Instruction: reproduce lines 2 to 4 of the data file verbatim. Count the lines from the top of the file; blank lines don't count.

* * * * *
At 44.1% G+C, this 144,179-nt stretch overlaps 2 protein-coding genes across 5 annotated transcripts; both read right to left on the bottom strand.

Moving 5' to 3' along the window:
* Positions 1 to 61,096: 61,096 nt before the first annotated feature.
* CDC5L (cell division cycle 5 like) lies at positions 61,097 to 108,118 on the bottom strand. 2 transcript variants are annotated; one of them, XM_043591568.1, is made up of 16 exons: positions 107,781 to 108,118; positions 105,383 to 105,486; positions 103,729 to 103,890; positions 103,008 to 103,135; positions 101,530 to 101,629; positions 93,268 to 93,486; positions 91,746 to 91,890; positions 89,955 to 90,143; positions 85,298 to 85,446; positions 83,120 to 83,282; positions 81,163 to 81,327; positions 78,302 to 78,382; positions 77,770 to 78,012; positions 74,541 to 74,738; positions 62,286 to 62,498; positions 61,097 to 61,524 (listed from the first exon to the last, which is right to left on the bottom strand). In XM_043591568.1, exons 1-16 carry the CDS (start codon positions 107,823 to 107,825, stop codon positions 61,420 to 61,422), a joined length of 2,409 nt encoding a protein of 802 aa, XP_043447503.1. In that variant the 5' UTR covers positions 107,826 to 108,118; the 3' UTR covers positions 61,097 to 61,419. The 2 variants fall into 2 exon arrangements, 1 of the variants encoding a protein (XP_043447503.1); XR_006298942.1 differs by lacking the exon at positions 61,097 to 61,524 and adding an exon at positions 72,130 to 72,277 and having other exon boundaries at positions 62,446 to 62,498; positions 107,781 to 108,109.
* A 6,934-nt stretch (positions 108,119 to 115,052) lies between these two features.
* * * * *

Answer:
Moving 5' to 3' along the window:
* Positions 1 to 61,096: 61,096 nt before the first annotated feature.
* CDC5L (cell division cycle 5 like) lies at positions 61,097 to 108,118 on the bottom strand. 2 transcript variants are annotated; one of them, XM_043591568.1, is made up of 16 exons: positions 107,781 to 108,118; positions 105,383 to 105,486; positions 103,729 to 103,890; positions 103,008 to 103,135; positions 101,530 to 101,629; positions 93,268 to 93,486; positions 91,746 to 91,890; positions 89,955 to 90,143; positions 85,298 to 85,446; positions 83,120 to 83,282; positions 81,163 to 81,327; positions 78,302 to 78,382; positions 77,770 to 78,012; positions 74,541 to 74,738; positions 62,286 to 62,498; positions 61,097 to 61,524 (listed from the first exon to the last, which is right to left on the bottom strand). In XM_043591568.1, exons 1-16 carry the CDS (start codon positions 107,823 to 107,825, stop codon positions 61,420 to 61,422), a joined length of 2,409 nt encoding a protein of 802 aa, XP_043447503.1. In that variant the 5' UTR covers positions 107,826 to 108,118; the 3' UTR covers positions 61,097 to 61,419. The 2 variants fall into 2 exon arrangements, 1 of the variants encoding a protein (XP_043447503.1); XR_006298942.1 differs by lacking the exon at positions 61,097 to 61,524 and adding an exon at positions 72,130 to 72,277 and having other exon boundaries at positions 62,446 to 62,498; positions 107,781 to 108,109.